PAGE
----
Do you get my drift? Do you understand why this "open letter" is so stunningly, amazingly, unbelievably offensive? It is written (covertly) in the same smug tone that southern women use to cut each other to ribbons – "Poor thing."

  4. Tom Leykis says:

    You know, it's not that difficult for fat/obese people to lose weight. You're not "genetically" fat. You're not "big boned" (that's a scientific fallacy and a myth), You're eating too much. It's simple math, physics, chemistry and the application of the Laws of Thermodynamics. You eat fewer quality calories than you expend, ergo you WILL lose weight. Fat people are sneak eaters. Fat people grossly underestimate their caloric/food intake. Fat people overestimate the amount of activity/exercise they engage in. Fat people have a myriad of excuses. It's IMPOSSIBLE to be "HAES" because, medically and scientifically, you can't be. Only 1 of every 4200 people per the CDC and NIH have legitimate thyroid issues leading to moderate weight gain which is easily controlled through steroids, so that excuse is out. You will have high blood pressure, type 2 diabetes, gout, limb loss, heart disease, stroke, cancer……..etc. It's costs more in terms of healthcare dollars and related than smoking does.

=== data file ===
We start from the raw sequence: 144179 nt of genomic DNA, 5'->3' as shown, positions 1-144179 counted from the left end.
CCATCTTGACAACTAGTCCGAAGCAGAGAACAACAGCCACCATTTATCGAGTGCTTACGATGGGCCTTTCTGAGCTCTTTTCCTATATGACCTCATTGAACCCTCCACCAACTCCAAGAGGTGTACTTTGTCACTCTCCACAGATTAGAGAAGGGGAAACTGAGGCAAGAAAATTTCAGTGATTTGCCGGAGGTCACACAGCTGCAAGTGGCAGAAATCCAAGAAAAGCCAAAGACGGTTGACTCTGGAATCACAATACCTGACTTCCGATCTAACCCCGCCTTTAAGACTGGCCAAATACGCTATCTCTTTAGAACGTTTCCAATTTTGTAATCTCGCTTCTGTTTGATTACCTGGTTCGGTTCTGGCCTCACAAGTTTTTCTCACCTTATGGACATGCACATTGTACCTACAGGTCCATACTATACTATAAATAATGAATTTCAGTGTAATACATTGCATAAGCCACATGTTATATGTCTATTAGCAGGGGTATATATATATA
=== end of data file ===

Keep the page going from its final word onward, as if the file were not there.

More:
5. no ordinary jane says:

    Your name is DKNY………that is all.

  6. Sam says:

    As another fat Yogi I really LOVED this. Sometimes I attend senior yoga classes. Because they tend to be less judgemental, more welcoming. They still manage feats that I can not. But I love it, and it makes me feel so much better.

  7. Mary Anne says:

    and who are you to judge anyone's journey…hmmm apparently you have not taken in this important principle of yoga. Namaste'

  8. Lindsay says:

    Thank you, for writing THE best response to this horrendous article.

  9. Anna says:

    Love your response! You are right! I liked this excerpt from letter:
    "At the start? Every time? I set my intention and it is this: For the next 75 minutes, don’t look around, don’t compare, don’t list all the ways you are not good enough to be here, and don’t hate yourself. Just Breathe. Just Breathe. Just Breathe. Just be in your body and remember how good a place it is to be, really."
    I'm skinny and that has been my intention on more than one occasion. It's not about size. It's about accepting our differences and acknowledging our sameness.

  10. fat sea girl says:

    Fat isn't a judgement, it's just a way some people are.

  11. Raziya says:

    I'm usually the only fat girl in the class AND I live in Savannah, Ga. Once I saw a fat girl and told her how beautiful she is and to keep it up. Because of money I haven't been back. I hope didn't insult her. I wanted to let her know she's on the right path. I'm not as big as her but i am big and if a yoga instructor doesn't tell her that she is okay where she is and everybody is where they are supposed to be and their path to better health then it's a good thing they didn't accept her openly. She shouldn't be in a class that will shame her. I'm actually responding to a previous comment that I can't find. It's okay.

    To all the fat girls out there doing yoga. Keep going. You have more of a right to be there than anybody. okay, Off to the park to do yoga.